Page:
Beaches: Martin County Ocean Rescue manages the safety of beach goers at four guarded beaches. Advisory signs are posted at all non-guarded beaches. For daily updates on current beach conditions throughout Martin County, please call Martin County's Beach Information Hotline at (772) 320-3112.

Florida Department of Health: The Florida Department of Health (DOH) provides education to the public to prevent and reduce illnesses caused by harmful algae blooms. The Martin County Health Department conducts beach and river water sampling to test for enterococci bacteria, which normally inhabit the intestinal tract of humans and animals. If higher than normal levels of bacteria are present, advisory signs will be posted and residents are urged to avoid contact with the water. View DOH's sampling results.

Algae bloom toxicity levels: The Florida Department of Environmental Protection (DEP), Florida Fish and Wildlife Conservation Commission (FWC) and Florida’s water management districts collect samples when algae blooms are observed. View DEP's sampling results.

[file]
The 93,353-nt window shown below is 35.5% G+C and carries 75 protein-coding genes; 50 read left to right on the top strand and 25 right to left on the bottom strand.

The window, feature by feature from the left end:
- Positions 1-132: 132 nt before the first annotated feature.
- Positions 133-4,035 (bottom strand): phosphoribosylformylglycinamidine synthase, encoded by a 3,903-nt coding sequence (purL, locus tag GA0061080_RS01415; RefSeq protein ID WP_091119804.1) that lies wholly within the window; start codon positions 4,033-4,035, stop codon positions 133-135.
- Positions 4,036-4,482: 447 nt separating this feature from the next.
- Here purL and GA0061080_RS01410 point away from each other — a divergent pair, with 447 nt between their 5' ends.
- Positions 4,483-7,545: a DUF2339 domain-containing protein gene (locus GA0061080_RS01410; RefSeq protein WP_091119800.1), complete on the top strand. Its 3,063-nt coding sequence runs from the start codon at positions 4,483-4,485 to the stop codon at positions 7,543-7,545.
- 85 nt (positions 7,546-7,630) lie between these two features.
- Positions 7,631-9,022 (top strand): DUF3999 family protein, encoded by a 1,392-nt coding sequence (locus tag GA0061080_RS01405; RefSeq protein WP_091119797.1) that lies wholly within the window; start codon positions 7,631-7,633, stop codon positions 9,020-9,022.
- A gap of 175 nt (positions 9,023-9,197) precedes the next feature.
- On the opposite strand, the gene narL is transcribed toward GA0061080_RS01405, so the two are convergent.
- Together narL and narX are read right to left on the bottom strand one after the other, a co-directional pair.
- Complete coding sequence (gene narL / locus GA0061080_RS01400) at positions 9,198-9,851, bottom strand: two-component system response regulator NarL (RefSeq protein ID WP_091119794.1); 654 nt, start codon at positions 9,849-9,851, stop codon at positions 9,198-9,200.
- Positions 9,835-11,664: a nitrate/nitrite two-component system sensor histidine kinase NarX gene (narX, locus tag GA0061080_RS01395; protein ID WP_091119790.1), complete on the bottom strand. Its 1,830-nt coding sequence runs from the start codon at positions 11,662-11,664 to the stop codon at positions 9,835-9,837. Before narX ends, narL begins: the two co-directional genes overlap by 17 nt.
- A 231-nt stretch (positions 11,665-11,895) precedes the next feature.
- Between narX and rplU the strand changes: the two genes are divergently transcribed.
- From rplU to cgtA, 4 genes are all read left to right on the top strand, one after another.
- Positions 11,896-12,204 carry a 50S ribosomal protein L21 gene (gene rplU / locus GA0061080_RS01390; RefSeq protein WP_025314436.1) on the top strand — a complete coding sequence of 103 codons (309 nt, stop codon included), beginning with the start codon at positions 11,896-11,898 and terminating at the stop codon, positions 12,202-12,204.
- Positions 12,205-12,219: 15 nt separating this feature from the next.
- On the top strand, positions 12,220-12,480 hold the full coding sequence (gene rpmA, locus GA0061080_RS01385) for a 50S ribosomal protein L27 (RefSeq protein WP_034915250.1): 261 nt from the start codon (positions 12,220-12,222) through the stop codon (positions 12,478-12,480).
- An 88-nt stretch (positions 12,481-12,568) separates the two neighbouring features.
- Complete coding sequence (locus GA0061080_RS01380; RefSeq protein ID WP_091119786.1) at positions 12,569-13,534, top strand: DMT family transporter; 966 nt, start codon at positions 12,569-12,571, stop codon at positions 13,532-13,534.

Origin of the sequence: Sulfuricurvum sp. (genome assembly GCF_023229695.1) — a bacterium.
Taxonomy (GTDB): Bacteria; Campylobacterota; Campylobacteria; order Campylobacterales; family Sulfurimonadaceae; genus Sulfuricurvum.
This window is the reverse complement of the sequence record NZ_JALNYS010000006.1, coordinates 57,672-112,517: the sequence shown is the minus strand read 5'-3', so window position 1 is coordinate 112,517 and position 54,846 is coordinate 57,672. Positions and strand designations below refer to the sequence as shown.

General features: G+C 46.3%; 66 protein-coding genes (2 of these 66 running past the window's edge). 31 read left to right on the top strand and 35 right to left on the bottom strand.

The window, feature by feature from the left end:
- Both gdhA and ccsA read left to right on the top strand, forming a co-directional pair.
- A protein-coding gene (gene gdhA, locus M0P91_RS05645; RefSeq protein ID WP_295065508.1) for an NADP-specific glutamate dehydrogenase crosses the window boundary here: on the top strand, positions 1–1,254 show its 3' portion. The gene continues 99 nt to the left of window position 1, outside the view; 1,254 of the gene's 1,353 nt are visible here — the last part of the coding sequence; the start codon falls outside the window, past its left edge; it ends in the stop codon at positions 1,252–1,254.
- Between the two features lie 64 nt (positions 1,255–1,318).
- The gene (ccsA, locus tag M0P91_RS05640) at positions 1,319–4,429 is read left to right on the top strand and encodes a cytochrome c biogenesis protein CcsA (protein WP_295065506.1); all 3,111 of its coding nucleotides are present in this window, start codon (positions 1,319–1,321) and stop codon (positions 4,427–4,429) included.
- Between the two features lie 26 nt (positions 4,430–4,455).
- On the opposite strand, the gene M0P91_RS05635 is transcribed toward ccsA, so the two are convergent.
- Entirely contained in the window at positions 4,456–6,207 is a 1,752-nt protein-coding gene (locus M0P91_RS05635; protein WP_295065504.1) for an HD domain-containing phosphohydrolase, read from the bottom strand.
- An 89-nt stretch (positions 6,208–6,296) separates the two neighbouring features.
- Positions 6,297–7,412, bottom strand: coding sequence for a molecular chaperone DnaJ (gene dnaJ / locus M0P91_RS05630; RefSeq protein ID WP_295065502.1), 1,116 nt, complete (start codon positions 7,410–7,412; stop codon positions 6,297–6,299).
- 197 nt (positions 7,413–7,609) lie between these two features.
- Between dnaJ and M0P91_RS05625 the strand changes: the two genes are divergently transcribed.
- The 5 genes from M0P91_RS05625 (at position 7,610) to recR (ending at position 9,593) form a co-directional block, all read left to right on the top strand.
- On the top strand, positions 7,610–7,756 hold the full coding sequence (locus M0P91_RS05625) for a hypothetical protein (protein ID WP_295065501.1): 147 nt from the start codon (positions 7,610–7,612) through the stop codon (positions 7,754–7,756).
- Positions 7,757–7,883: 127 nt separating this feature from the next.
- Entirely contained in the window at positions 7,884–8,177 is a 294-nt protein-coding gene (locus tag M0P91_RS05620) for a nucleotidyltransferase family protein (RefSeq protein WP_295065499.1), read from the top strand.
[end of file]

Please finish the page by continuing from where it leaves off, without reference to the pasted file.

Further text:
Citizens are advised, if they have any suspected algae-related illness or health effects due to exposure, to see their physician and report illness to the Florida Poison Control Center at (800) 222-1222.

Report an Algae Bloom

Martin County reminds residents they should avoid any contact with algae blooms and stay out of waters where it is present. Please report algae blooms or sightings to the Florida Department of Environmental Protection (DEP) at (855) 305-3903 or submit a report online.

Report Impacts on Fish and Wildlife

Fish kills or other wildlife impacted by poor water quality should be reported to the Florida Fish and Wildlife Commission (FWC) at (800) 636-0511 or submit a report online.

Martin County is committed to ensuring accessibility of its website to people with disabilities. To report an ADA accessibility issue, request accessibility assistance regarding our website content, or to request a specific electronic format, please contact the County ADA Coordinator (772) 320-3131, Florida Relay 711, or complete our Accessibility Feedback Form. We will make reasonable efforts to accommodate all needs.